(AmbiEntrance 5/2002) Taking a nonstandard approach to the instruments at hand, Thunderstones is strewn with thousands of little plunks, clunks, twangs and weird string-rippling activities which carry on into the second track, Gathering of the Fish-People, perhaps with a few more random bow-stabs in this piece. Another unnoticeable segue occurs as Invocation continues with the twiddly-fidgeting, squeaks, squeals, thumps, atonal chordbursts and rustling bustling. Swiftly swishy strums and tweaky creaks bring more odd sparkles (and maybe a few busted strings) to Second Ceremony (Noon) (1:39)... Frankly (with the possible exception of slightly-more-spacious Third Ceremony (Evening)) the works are so similarly discombobulated it's nearly impossible to tell where one ends and the next begins, effectively adding up to a 50-minute spew of fragmented shards of string-borne discordance. In its closing turn, Dance of the Bear Clan (11:50) adds a few low cello growls to the already-established tableau of enigmatic instrumental ambiguities. Too exaggeratedly weird and noisily interjected to qualify as "ambient" listening, so we must stuff Rags and Stones into the experimental niche. While I can wholeheartedly give high points to Ernesto Diaz Infante and Bob Marsh for determinedly steering their strings into hyperunusual territories, I don't personally find it to be a sit-back-and-enjoy kind of listen... quirky dissonance only goes so far in my ear these days, sorry. An overall C which includes appreciation for damn-the-reviews exuberance in the duo's idiosyncratic insistence. - David J. Opdyke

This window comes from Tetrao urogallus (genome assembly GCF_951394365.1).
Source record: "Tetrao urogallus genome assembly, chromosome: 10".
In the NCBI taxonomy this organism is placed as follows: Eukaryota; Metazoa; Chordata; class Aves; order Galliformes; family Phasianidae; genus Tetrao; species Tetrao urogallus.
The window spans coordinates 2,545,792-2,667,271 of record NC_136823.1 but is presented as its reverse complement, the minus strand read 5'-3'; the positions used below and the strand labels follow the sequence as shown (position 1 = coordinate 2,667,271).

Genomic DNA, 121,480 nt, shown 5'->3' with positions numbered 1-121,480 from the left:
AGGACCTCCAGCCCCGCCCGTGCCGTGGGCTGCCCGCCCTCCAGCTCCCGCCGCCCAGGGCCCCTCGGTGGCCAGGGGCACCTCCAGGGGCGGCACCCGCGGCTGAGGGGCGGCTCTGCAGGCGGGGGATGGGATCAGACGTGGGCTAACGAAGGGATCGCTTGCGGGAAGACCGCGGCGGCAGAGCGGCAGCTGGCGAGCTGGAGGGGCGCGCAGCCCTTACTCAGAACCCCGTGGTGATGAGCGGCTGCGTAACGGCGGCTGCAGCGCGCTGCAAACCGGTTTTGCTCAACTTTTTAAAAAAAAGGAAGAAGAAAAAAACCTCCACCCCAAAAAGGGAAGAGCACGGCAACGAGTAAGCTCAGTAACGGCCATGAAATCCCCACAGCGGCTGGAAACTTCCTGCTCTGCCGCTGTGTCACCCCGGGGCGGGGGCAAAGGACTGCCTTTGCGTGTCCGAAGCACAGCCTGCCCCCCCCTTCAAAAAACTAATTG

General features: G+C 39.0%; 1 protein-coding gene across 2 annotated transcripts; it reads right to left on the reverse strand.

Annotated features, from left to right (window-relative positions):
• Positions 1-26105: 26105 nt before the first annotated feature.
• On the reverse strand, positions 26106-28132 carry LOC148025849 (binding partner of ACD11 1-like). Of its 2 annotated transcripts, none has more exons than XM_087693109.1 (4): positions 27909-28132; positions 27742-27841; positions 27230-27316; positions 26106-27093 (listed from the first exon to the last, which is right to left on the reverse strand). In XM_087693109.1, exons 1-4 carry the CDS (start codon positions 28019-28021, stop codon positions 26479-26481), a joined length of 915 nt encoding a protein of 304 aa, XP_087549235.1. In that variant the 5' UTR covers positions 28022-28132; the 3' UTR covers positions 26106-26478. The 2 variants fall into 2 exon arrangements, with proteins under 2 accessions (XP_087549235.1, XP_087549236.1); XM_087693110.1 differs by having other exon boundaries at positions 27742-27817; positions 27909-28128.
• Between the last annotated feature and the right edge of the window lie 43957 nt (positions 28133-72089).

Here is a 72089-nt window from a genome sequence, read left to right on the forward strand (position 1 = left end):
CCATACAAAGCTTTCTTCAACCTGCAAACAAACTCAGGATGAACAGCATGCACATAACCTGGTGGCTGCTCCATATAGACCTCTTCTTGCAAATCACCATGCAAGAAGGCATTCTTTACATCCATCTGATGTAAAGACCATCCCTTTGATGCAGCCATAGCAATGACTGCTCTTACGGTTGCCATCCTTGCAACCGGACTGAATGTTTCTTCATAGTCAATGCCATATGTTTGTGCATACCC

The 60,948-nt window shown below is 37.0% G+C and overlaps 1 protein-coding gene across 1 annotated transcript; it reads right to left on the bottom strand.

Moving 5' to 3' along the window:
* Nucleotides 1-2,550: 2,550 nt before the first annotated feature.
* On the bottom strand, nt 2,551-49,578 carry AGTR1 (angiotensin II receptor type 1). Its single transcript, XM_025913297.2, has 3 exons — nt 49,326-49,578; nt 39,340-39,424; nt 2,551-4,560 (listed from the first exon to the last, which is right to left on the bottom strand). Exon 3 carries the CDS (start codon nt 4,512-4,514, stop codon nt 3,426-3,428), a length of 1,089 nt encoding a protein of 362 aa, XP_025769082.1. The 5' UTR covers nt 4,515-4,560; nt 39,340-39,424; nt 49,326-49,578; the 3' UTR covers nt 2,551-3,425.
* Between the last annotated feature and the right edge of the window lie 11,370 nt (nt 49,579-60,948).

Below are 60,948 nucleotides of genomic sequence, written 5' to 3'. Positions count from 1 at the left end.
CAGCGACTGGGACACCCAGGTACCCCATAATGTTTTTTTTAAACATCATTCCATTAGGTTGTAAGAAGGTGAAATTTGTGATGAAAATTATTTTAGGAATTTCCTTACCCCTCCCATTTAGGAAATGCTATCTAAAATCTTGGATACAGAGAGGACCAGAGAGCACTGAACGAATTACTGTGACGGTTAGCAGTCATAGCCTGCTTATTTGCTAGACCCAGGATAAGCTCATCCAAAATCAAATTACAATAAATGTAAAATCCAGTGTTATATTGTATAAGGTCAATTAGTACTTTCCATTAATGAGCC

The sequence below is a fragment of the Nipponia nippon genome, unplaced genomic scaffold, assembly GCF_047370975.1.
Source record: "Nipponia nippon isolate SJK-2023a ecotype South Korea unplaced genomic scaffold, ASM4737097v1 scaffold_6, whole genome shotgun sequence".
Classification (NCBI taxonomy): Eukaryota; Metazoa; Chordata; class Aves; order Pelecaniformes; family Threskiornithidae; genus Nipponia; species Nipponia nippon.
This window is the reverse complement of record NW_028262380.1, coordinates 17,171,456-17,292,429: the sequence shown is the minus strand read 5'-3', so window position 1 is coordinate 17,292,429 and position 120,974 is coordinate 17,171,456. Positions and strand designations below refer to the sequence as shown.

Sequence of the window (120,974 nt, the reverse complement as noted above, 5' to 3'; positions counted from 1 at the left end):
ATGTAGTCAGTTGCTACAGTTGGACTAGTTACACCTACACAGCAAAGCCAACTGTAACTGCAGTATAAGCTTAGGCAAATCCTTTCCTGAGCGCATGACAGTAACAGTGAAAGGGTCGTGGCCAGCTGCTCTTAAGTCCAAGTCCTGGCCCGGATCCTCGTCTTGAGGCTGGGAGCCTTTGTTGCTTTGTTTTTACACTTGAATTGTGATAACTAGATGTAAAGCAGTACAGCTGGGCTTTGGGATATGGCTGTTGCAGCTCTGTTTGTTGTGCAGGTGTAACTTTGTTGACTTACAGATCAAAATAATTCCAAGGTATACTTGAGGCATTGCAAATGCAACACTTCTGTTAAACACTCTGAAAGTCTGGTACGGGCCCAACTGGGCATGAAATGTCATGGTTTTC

(Indieville 12/8/2002) Free improv. You either love it, or you don't get what the fuck's up with it. And this split-cdr will do nothing to change that. In fact, unless you already are a fan of the free improvisatory style, this album is very likely to piss you off. But to those already acquainted with the style, well, this will prove to be quite a treat. Comprised of sparse guitarwork courtesy of Diaz-Infante and similar violin and cello by Marsh, this work calls to mind earlier material by Hans Riechel and the Spontaneous Music Ensemble. The tracks all go together well, each one showcasing a different example of that talented, intricate instrument-playing that is at once interesting and entertaining. The high points here aren't particularly strong, as the recording is solidly enjoyable throughout, though some particularly inspired bits stand out. "Third Ceremony (Evening)," for example, manages to toy with the listener's head in a prolonged near-silence where mere scuffs of strings and other noises can be heard. The effect is astounding, leaving the listener both mystified and dazzled. "Fourth Ceremony (Midnight)," which immediately follows, brings things back into perspective with an amazing effort by the two, using sophisticated plucks and rubs of the instruments to build a magnificent feeling of musical urgency. Altogether, this split-album sees the duo of Ernesto and Bob at top form. With unmatchable talent and a zest for complex, yet sparse, sounds, the two bring an excellent style to this album. A must for fans of the genre. - Matt Shimmer